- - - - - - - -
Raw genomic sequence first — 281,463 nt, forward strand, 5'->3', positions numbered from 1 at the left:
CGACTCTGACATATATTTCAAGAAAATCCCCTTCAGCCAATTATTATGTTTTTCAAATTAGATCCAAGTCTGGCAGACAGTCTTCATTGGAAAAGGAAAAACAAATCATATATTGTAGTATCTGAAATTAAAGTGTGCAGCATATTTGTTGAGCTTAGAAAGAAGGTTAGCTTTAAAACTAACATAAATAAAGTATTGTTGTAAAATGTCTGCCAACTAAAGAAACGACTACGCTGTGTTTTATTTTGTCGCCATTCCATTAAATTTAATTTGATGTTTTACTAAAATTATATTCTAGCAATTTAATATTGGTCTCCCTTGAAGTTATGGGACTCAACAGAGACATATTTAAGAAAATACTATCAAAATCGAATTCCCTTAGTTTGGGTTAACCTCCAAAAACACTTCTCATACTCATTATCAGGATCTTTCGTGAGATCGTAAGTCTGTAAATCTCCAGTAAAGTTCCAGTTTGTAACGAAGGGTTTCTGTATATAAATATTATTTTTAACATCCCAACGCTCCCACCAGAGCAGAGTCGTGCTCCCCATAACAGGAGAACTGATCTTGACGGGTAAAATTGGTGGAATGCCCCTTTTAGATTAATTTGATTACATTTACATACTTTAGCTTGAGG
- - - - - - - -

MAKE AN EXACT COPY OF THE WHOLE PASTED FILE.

Raw genomic sequence first — 281,463 nt, forward strand, 5'->3', positions numbered from 1 at the left:
CGACTCTGACATATATTTCAAGAAAATCCCCTTCAGCCAATTATTATGTTTTTCAAATTAGATCCAAGTCTGGCAGACAGTCTTCATTGGAAAAGGAAAAACAAATCATATATTGTAGTATCTGAAATTAAAGTGTGCAGCATATTTGTTGAGCTTAGAAAGAAGGTTAGCTTTAAAACTAACATAAATAAAGTATTGTTGTAAAATGTCTGCCAACTAAAGAAACGACTACGCTGTGTTTTATTTTGTCGCCATTCCATTAAATTTAATTTGATGTTTTACTAAAATTATATTCTAGCAATTTAATATTGGTCTCCCTTGAAGTTATGGGACTCAACAGAGACATATTTAAGAAAATACTATCAAAATCGAATTCCCTTAGTTTGGGTTAACCTCCAAAAACACTTCTCATACTCATTATCAGGATCTTTCGTGAGATCGTAAGTCTGTAAATCTCCAGTAAAGTTCCAGTTTGTAACGAAGGGTTTCTGTATATAAATATTATTTTTAACATCCCAACGCTCCCACCAGAGCAGAGTCGTGCTCCCCATAACAGGAGAACTGATCTTGACGGGTAAAATTGGTGGAATGCCCCTTTTAGATTAATTTGATTACATTTACATACTTTAGCTTGAGG